My problem with those blogs was positioning.
Or I had no experience in the areas, I only read online articles and study YouTube videos on blogging.
I had a coach, who distantly guides me after decades of disturbing him, and I respected myself for he was very busy yet he gave me the awesome part of his knowledge.
Thanks to him everyday.
What stood out was that, as much as I was learning, I made money.
Not much for me to throw in my resignation letter but I made money.
One time I did freelance writing and I made almost 150,000 naira in 1 year and five months. I tried stepping up my game so I could get international clients but payoneer never came in, I applied 4 times but all was futile. I will apply again.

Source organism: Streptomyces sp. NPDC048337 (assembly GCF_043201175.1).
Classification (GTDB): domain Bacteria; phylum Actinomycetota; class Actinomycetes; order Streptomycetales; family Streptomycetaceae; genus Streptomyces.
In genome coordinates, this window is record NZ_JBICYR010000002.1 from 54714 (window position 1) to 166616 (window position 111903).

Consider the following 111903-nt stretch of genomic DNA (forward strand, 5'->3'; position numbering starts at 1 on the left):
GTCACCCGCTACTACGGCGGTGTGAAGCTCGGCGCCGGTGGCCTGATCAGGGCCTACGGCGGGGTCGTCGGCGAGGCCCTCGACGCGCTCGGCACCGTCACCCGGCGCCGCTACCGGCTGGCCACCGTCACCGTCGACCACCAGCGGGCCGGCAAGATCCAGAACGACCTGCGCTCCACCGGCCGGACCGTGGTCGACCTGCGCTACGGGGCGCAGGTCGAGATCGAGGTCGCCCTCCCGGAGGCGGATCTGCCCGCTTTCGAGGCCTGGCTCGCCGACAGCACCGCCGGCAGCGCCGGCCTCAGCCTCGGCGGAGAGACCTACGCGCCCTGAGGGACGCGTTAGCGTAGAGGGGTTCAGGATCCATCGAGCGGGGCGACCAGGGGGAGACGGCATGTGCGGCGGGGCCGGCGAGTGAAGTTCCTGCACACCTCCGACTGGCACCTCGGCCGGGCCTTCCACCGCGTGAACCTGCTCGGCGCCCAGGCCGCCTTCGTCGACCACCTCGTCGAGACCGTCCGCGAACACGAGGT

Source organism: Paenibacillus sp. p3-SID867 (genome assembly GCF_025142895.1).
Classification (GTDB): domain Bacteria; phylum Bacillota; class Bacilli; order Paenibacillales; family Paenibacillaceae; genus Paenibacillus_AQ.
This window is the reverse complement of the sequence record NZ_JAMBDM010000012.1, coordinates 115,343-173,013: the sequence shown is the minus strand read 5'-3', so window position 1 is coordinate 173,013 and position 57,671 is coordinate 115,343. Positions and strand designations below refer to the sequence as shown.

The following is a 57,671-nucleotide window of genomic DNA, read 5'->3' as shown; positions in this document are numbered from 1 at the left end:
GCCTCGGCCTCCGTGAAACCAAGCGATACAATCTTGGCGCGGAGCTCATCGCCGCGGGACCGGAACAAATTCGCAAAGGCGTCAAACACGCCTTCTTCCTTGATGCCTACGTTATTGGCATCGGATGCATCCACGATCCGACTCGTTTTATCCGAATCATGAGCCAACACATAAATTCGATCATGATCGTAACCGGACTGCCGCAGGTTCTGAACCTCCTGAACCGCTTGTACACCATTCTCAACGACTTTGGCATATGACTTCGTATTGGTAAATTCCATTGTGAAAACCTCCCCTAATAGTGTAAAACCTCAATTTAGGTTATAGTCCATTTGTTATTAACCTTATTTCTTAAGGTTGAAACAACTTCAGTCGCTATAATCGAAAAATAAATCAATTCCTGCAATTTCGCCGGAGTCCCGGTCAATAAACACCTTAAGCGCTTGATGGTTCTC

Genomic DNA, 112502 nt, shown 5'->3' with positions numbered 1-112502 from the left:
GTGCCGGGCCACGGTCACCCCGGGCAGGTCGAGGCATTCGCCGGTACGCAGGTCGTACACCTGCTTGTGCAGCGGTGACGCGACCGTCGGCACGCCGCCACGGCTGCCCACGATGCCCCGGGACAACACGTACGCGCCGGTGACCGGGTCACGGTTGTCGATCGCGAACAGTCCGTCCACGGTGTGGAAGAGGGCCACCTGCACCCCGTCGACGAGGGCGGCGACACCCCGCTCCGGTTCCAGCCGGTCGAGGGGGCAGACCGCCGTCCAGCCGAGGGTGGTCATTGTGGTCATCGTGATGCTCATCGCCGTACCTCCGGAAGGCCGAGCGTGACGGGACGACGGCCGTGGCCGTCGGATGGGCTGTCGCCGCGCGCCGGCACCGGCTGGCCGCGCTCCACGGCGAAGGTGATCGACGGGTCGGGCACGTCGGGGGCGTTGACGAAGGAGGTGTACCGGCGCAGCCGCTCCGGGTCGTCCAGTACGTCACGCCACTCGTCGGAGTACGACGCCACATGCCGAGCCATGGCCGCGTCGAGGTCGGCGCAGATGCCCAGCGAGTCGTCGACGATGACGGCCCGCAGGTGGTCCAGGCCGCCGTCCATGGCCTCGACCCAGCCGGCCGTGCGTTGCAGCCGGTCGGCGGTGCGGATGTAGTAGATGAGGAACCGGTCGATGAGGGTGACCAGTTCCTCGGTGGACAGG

Recently, approximately 6 months ago, I started freelance journalism and it has opened doors for me. I’ve made quite some money in less than a year and opportunities are boundless.
I smell success in it. I’m not there yet, but the journey is worth it.
The gist is whenever you fail at something, do not be disappointed, start over.
Keep learning from your mistakes and you’ll hit the jackpot very soon.
How soon? I don’t know. But, soon.